God is not looking to shut up half of the redeemed behind walls and keep them from doing anything meaningful—rather, He has given them the high calling of training up the next generation to know and to follow Him. He asks that Christian women be faithful in marriage, do good works, care for the brethren and the stranger, relieve the poor and afflicted, look to the needs of the household, and be creative and industrious with the unique gifts that He has given each of them. (Proverbs 31 and I Timothy 5) And in response to their obedience, He can multiply their reach and their reward. If you view this as a small work, friend, take it up with the Lord. The shards that society has been shattered into today are indicator enough that we threw out something important without understanding its worth. Being equal with men should never have to mean that we have to be the same as men to have any value. On the contrary, God made two distinct genders to fully reflect His image. Men don’t apologize for their role as providers; women shouldn’t have to apologize for embracing the work (and work it is) of running a home, raising a family, and reaching out to the community. I’ll warn you it’s countercultural and extremely underappreciated in our day, but it’s vital to the healing of our nation nonetheless. Why? Because God created three foundations for a functional society: the family, the church, and the civil government. If any one of them is broken (and all three are broken in America), that society cannot long endure. So regardless of what everyone else on your block may choose to do, you can choose to prioritize strengthening your marriage, nurturing your children, honoring and caring for your parents and the elderly, passing on the faith to your descendants, ministering to those with a variety of needs in your church and community, and rebuilding Western civilization by employing the distinct talents God has given you.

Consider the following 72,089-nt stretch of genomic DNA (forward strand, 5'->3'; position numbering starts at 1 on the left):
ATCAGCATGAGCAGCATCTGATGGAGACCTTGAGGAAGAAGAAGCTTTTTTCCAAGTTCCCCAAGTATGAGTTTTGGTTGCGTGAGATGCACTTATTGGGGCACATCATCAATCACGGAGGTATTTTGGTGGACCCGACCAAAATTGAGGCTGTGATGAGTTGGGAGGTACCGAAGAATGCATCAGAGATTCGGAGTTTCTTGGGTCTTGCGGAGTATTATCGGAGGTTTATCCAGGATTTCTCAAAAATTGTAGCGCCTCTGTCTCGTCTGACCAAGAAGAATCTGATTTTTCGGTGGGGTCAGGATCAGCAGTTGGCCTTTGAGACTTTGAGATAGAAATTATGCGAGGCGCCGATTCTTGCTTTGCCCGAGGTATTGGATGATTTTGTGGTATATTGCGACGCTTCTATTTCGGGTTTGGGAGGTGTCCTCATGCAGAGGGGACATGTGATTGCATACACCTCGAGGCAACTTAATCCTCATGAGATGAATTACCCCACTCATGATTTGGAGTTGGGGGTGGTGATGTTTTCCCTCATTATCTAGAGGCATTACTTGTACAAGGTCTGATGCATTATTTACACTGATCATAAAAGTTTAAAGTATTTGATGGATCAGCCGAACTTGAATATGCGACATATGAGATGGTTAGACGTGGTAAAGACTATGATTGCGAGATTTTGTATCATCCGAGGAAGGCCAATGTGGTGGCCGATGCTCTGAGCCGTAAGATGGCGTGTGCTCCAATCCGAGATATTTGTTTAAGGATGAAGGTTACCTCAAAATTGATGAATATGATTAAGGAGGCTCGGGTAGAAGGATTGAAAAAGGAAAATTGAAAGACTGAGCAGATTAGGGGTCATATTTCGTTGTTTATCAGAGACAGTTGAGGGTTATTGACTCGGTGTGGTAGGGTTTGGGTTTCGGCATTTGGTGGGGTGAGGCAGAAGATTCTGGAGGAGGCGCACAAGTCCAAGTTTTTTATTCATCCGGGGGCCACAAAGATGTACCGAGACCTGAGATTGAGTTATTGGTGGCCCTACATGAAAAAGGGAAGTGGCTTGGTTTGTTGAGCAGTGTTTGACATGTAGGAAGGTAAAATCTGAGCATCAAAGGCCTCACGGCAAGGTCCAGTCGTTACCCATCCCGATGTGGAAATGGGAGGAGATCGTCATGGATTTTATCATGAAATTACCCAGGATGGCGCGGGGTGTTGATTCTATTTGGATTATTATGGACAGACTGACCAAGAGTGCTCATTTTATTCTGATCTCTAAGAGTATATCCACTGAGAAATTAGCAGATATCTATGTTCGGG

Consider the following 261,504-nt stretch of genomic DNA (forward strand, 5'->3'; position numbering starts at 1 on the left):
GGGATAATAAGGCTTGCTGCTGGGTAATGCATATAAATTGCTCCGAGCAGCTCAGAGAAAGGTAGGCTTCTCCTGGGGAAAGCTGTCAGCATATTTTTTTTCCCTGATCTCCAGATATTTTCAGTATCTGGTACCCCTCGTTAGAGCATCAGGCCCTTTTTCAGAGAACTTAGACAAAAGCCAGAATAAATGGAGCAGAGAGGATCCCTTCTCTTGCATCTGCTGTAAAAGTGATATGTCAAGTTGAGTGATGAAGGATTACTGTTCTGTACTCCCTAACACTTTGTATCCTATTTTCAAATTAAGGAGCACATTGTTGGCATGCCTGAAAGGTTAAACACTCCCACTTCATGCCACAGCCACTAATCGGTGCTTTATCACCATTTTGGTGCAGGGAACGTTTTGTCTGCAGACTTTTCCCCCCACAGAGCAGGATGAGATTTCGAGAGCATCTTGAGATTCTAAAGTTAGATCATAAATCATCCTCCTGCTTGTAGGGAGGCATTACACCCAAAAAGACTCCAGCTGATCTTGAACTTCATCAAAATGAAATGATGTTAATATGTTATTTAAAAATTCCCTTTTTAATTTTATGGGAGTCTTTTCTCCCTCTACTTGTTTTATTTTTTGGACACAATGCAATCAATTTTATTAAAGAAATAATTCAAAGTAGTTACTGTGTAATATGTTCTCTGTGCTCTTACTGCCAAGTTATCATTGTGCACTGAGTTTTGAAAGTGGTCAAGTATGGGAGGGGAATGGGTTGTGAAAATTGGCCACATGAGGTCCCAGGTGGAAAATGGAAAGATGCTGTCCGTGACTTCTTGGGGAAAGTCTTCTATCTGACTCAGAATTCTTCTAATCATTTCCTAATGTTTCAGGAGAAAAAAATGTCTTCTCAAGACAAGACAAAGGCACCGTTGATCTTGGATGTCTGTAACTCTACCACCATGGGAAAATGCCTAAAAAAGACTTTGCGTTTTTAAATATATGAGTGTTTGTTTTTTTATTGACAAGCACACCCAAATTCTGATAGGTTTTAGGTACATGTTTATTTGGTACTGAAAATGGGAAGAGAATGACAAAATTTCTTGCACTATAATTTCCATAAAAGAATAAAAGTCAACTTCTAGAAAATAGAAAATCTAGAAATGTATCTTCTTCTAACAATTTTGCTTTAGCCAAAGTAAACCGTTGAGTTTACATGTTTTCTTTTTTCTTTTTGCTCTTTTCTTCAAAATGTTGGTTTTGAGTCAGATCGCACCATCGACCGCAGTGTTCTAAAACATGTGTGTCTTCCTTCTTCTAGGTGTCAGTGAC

Because of the socialistic system we are laboring under, choosing to focus on home and family may require great sacrifice (but then, it required tremendous sacrifice for the Pilgrim mothers and maidens as well). It may mean living very simply, foregoing things that others take for granted, learning to find joy in serving God together rather than in things, stepping back from the media and advertising that bombard us continually with how we (in their minds) should live or what we should have, being willing to receive help (of a non-governmental nature) when we need it, being ready to share out of our resources when others have needs, and committing to steward well the household income we have—even supplementing in whatever way we can without abandoning the home front or our primary duties—and trusting God to supply beyond that.